so that's so true. And the thing like, I'm totally with you, when it comes to social media, it's like, when I started my first business 20 something years ago, it didn't exist. None of this existed, like, I'm right. Like, well, here's the thing. So I think that there's so much negativity. And just around social media, like even, I mean, my little sister has four kids. And it's like, you know, apps and parent lockdown and all of this, but like, I have seen some of the opportunities and like the connections, being able to connect with people, you know, on social has been amazing. And I know for a lot of people during the pandemic, when they, they had no audience, they had nothing. And if you look at it the right way, and I only do this because like, my whole backgrounds in psychology, and a lot of when I worked in mental hospital, a lot of people, I mean, they were suicidal. And so if it can be used, like in a positive way, where a lot of people got on Tik Tok, and they grew, they were depressed, they were about to commit suicide, but they happened to get on the app. And I mean, there's people that openly talk about it now. And they found a community and they were just being silly, like, they didn't realize exactly what you're saying that you can, you can build relationships and have conversations with people on social media that are real, and authentic. Now, there are trolls, and there are assholes out there. I mean, the more you grow, you're going to get that. But it's like if you focus on the positive part of it, and then you can monetize it, and you can make money at it. But it would just with anything, like any job that you work 40 hours a week, if you're creating content, building a community and involving people and taking them on a journey, it can turn into a full time job, and it has turned into a full time job for some of our clients. But you've got to make the time to do it. And so when people say, and and like I'm a lot around a lot of parents that have younger kids, they're like, I hate F and social media. And then, and it's like, well, if there are classes where you can teach your kids like how to save for their college fund. And but there's so much the media focuses on the negative, negative negative, where, like, I'm sure you guys do strategies like marketing strategies. And I feel like with the right strategy, you can reach so many more people worldwide, like with your book, but then, you know, there is the negativity around it. And so do you guys come up with like, a social strategy? And do you recommend if someone wants to write a book, to if they have no community at all? I think what you're saying what you're just saying is that build the community first, even in you can have five people it can be called people meeting people, but build start building that. And then like you said, ask them pull them. I mean, there's free tools out there, your time is not free. But instead all these platforms have free tools now where you can pull people, but what do you think is holding people back from creating that that community? Do you think people are afraid that what they want in their head versus the feedback their community they're building is giving it's not aligned? And then that may slow them down? Do you think that that is why people don't want to do that first?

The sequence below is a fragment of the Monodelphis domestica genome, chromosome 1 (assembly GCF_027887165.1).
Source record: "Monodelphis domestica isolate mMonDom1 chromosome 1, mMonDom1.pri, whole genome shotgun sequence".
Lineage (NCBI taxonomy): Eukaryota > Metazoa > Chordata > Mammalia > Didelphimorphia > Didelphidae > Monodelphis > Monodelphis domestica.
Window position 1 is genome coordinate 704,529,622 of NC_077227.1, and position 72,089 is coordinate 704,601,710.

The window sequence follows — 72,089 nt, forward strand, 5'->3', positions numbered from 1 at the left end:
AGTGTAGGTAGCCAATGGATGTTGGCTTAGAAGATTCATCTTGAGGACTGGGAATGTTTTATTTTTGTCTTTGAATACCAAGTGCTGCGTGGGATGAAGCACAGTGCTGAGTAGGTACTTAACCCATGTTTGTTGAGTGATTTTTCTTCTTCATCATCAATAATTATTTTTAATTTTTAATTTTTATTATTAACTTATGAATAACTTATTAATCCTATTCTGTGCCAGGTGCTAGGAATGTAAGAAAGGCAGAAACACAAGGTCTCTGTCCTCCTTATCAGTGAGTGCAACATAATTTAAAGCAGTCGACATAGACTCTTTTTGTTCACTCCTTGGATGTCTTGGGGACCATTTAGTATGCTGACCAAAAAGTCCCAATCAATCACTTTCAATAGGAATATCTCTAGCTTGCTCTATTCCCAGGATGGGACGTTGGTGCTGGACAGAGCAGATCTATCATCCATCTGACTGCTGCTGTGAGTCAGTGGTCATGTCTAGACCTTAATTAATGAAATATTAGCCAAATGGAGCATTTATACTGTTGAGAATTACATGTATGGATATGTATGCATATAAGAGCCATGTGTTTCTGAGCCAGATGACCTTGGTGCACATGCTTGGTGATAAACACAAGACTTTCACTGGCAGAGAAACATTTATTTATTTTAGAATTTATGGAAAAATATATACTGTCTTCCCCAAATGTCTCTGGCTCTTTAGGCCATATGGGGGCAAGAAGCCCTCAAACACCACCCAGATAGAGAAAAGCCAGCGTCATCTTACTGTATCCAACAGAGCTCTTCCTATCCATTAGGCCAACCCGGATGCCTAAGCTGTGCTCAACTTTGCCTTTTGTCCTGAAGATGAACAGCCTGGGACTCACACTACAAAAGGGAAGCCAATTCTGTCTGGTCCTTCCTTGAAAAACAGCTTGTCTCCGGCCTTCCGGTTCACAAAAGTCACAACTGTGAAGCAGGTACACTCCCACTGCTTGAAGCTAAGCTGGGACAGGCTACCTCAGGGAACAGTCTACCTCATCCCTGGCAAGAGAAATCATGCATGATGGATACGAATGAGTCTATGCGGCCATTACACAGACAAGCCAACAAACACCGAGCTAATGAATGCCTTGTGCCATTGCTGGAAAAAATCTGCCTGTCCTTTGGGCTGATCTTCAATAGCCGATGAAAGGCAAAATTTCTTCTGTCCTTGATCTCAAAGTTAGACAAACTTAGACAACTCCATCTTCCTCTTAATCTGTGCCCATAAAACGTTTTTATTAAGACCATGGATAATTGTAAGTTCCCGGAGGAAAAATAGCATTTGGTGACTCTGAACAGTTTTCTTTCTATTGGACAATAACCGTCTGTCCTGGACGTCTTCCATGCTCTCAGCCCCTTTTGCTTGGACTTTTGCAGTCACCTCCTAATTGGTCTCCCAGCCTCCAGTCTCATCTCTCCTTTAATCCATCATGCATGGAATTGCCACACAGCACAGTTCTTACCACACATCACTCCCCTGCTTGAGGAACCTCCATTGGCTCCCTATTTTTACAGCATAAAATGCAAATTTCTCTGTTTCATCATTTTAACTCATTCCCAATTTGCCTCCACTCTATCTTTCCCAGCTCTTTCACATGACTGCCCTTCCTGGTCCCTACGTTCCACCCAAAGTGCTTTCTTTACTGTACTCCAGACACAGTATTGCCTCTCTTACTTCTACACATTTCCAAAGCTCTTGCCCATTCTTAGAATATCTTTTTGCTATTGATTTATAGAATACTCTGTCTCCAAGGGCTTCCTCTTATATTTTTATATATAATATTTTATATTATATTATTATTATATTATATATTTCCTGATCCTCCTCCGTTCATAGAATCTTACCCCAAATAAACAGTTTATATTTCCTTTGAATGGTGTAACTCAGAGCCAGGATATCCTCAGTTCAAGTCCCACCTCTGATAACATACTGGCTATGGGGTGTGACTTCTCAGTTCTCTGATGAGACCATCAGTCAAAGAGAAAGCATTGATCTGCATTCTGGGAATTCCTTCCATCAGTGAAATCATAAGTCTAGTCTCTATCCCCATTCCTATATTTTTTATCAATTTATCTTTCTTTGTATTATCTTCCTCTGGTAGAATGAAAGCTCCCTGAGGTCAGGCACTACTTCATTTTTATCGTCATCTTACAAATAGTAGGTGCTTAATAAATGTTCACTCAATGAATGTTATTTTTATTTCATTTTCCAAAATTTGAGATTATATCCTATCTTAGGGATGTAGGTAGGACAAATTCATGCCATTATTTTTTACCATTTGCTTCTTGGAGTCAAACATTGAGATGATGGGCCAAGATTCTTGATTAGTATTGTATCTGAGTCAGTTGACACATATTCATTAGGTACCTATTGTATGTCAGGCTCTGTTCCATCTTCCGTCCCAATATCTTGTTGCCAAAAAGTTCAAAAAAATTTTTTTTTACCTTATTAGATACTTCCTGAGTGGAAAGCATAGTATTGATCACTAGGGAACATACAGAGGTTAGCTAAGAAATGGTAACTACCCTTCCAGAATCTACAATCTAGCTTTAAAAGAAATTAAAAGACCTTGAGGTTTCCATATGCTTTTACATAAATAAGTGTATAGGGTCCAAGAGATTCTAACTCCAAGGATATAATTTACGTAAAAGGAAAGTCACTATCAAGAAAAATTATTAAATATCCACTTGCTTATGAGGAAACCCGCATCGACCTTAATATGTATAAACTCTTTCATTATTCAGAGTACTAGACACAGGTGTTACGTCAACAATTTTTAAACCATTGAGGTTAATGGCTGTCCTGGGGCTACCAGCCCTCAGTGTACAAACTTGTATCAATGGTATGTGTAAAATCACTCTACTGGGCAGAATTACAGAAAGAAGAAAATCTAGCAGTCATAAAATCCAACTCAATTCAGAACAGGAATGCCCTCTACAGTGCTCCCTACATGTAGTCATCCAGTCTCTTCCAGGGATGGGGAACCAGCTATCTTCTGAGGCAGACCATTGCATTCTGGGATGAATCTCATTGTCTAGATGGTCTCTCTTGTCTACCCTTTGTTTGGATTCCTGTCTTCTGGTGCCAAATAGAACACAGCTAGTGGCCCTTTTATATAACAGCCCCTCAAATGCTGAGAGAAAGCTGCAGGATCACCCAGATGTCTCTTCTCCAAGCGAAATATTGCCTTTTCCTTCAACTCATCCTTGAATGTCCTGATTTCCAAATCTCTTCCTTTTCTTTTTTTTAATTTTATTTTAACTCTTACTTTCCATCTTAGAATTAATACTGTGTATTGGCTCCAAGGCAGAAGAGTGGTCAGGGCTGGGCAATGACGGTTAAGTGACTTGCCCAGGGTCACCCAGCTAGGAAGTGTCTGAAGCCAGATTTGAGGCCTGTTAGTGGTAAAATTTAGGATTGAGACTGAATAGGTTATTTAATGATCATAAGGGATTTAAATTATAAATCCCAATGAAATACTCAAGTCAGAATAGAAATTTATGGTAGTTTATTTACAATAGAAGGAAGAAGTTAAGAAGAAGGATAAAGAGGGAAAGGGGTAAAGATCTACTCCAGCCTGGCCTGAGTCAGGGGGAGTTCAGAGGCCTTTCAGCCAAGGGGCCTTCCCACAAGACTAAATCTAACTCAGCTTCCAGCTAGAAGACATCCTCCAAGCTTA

I mean, I think I'm the wrong person to ask because I have so many opinions about this. But I'm like, I don't think we have to use social media. And like 10 years ago, 15 years ago, in my industry, you didn't need any of that. Guess what people bought books and people were spending the average person spending four to six hours on their phone every single day. It is taking away from relationships, it is contributing to mental like I mean, I know that it's been great to like connect with people but if you really dig deep like it is it can be a very dangerous tool and it's always say like weapons of mass distraction because we are constantly distracted. We were never meant to connect with 10,000 people 100,000 people on a daily basis. consuming so much information. So what if people want to want to write a book and want to publish a book traditionally, in the nonfiction space, not fiction, fiction is different. But nonfiction, the author platform is everything. And it's the single biggest reason I hear why people don't get published, I had this amazing client, he has over 300,000 engaged followers just pitch him and they're like, his platform isn't big enough, can't, his numbers aren't big enough. And I was like, You know what? This is horrible. Ridiculous. So what I say is, I mean, having a smaller engaged community, whether that's in real life or online, is more important having 500 People 300 People 1000 People will often make more of an impact than having 15,000 25,000 100,000, like semi engaged, bought, you know, followers or whatever. So we start with in our marketing section, if someone comes to me, and they have no digital footprint, they've not done any speaking gigs or conferences, traditional publishing right now there's, there's no way I know the industry, they're not going to say yes, but what we can do is if someone really still wants to engage with us, when we get to that marketing strategy, the first thing so I always give real examples from real proposals, so people can see how it works. And our marketing strategies are like seven pages long. So the first rule of thumb is to go through and delete anything you do not want to do that include social media, podcasts, email, newsletters, like whatever doesn't speak to you is an organic, we get rid of it. And then we start to build out a strategy based on what you love, if you love to do podcasts, if you love to speak. Because I think what keeps people to come back to your question, I think it's all just really overwhelming. And it's like, Oh, my God, there's like so many things, I could do that you get paralyzed, and I do it with every book, like my next book comes out in February. And I'm like, wait, what? How am I gonna do this? How am I going to approach the launch? Like, it's just this, it's really, really overwhelming to think about it. So I think before people get published, and before they ever even start, it's such a beautiful place to be because you can approach your strategy and your launch, with a very intentional mindset of focusing on one or two things that work really well. trying them out. And then you can go from there, you don't have to do it all. And I think in our world, it's like, more is better and going big here, and I gotta have a course and I gotta do this. And I got to do that. Like, we've built our business to a multiple six figure business with no social media, no digital marketing, we are completely word of mouth, we were referral only, yeah, we could grow and be huge, but like, we're doing it in a way that really speaks to us. We have the podcast, we have our newsletter. And that's it. We don't do anything anywhere else. So it's, it's really interesting. Like, I would say, if you don't want to do something, don't do it. And then get really creative and do like, just focus on the things that you love.